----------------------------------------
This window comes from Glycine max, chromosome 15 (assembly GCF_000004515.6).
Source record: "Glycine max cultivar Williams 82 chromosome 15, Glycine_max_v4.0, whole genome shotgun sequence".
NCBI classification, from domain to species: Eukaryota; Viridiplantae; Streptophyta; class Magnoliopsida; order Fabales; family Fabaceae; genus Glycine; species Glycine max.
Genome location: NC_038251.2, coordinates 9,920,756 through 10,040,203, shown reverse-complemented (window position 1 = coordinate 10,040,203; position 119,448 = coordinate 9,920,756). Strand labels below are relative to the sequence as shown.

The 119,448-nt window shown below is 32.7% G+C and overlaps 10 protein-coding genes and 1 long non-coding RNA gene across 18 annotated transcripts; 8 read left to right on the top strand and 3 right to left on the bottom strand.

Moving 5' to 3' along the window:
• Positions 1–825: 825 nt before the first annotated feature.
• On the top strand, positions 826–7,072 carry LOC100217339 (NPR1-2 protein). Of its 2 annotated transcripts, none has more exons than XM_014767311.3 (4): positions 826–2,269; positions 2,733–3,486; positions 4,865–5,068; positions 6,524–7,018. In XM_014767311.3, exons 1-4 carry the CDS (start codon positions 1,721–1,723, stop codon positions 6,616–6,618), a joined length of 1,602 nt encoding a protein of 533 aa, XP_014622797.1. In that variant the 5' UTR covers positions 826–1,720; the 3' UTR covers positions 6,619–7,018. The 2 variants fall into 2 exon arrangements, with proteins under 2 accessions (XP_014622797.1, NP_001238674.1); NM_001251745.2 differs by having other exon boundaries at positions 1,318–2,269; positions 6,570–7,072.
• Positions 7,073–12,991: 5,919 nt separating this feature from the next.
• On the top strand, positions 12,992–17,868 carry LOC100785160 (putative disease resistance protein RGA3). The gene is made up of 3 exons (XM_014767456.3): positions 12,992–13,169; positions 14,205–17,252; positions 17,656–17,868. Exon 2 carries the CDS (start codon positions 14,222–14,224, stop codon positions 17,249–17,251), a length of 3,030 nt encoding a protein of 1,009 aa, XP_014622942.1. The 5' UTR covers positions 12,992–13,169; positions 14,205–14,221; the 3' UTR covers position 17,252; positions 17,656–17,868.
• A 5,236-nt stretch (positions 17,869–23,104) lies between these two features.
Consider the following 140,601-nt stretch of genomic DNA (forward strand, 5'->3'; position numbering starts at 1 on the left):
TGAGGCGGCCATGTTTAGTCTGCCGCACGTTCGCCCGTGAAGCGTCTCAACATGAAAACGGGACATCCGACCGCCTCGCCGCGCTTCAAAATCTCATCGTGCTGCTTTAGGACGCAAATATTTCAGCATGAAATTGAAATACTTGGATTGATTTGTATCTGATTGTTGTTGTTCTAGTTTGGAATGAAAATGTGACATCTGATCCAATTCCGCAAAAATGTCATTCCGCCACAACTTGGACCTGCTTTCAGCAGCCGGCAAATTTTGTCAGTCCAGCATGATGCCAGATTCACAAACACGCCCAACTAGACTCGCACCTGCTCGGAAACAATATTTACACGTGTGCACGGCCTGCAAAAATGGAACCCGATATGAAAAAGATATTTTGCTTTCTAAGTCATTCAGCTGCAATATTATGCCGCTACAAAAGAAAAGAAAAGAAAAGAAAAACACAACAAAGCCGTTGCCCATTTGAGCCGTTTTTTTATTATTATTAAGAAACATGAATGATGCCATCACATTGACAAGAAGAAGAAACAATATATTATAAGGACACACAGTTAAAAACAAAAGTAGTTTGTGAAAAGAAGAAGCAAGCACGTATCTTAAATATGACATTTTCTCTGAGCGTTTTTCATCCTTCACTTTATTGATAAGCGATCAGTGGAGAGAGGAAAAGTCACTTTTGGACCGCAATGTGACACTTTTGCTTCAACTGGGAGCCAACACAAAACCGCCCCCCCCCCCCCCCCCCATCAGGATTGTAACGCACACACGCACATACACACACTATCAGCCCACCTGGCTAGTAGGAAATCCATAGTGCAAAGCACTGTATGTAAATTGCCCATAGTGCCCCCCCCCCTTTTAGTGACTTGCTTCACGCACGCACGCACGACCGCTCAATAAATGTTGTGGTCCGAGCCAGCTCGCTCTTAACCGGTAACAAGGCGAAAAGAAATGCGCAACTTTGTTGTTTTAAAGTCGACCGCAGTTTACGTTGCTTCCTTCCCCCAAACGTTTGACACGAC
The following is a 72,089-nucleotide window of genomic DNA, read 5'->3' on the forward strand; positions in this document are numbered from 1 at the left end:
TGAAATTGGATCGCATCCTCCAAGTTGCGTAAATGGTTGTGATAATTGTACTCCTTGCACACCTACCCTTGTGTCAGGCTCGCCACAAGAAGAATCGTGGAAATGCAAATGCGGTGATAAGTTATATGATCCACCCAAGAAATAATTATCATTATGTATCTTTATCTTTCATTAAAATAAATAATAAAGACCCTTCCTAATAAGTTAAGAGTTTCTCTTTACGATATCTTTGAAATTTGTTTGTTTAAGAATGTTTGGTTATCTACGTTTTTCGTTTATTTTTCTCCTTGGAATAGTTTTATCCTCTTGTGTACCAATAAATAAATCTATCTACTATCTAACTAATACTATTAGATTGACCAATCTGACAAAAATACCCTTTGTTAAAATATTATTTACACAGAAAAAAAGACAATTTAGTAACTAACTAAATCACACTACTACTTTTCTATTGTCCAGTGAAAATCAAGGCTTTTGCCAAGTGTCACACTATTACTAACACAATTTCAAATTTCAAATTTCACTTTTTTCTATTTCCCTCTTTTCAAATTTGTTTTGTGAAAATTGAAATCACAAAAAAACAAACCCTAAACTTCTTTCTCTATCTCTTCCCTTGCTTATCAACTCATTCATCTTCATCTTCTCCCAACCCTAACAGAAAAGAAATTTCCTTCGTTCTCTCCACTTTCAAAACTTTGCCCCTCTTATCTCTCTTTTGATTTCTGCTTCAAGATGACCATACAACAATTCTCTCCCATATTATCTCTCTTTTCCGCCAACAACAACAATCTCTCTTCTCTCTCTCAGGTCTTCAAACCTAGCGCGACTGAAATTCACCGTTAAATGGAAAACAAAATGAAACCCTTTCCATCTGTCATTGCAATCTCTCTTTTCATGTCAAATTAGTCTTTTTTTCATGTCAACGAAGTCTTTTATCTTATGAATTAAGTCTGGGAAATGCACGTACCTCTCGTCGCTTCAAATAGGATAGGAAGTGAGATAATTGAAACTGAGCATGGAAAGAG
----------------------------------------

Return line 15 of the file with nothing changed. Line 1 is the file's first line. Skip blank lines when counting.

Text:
TGAAATTGGATCGCATCCTCCAAGTTGCGTAAATGGTTGTGATAATTGTACTCCTTGCACACCTACCCTTGTGTCAGGCTCGCCACAAGAAGAATCGTGGAAATGCAAATGCGGTGATAAGTTATATGATCCACCCAAGAAATAATTATCATTATGTATCTTTATCTTTCATTAAAATAAATAATAAAGACCCTTCCTAATAAGTTAAGAGTTTCTCTTTACGATATCTTTGAAATTTGTTTGTTTAAGAATGTTTGGTTATCTACGTTTTTCGTTTATTTTTCTCCTTGGAATAGTTTTATCCTCTTGTGTACCAATAAATAAATCTATCTACTATCTAACTAATACTATTAGATTGACCAATCTGACAAAAATACCCTTTGTTAAAATATTATTTACACAGAAAAAAAGACAATTTAGTAACTAACTAAATCACACTACTACTTTTCTATTGTCCAGTGAAAATCAAGGCTTTTGCCAAGTGTCACACTATTACTAACACAATTTCAAATTTCAAATTTCACTTTTTTCTATTTCCCTCTTTTCAAATTTGTTTTGTGAAAATTGAAATCACAAAAAAACAAACCCTAAACTTCTTTCTCTATCTCTTCCCTTGCTTATCAACTCATTCATCTTCATCTTCTCCCAACCCTAACAGAAAAGAAATTTCCTTCGTTCTCTCCACTTTCAAAACTTTGCCCCTCTTATCTCTCTTTTGATTTCTGCTTCAAGATGACCATACAACAATTCTCTCCCATATTATCTCTCTTTTCCGCCAACAACAACAATCTCTCTTCTCTCTCTCAGGTCTTCAAACCTAGCGCGACTGAAATTCACCGTTAAATGGAAAACAAAATGAAACCCTTTCCATCTGTCATTGCAATCTCTCTTTTCATGTCAAATTAGTCTTTTTTTCATGTCAACGAAGTCTTTTATCTTATGAATTAAGTCTGGGAAATGCACGTACCTCTCGTCGCTTCAAATAGGATAGGAAGTGAGATAATTGAAACTGAGCATGGAAAGAG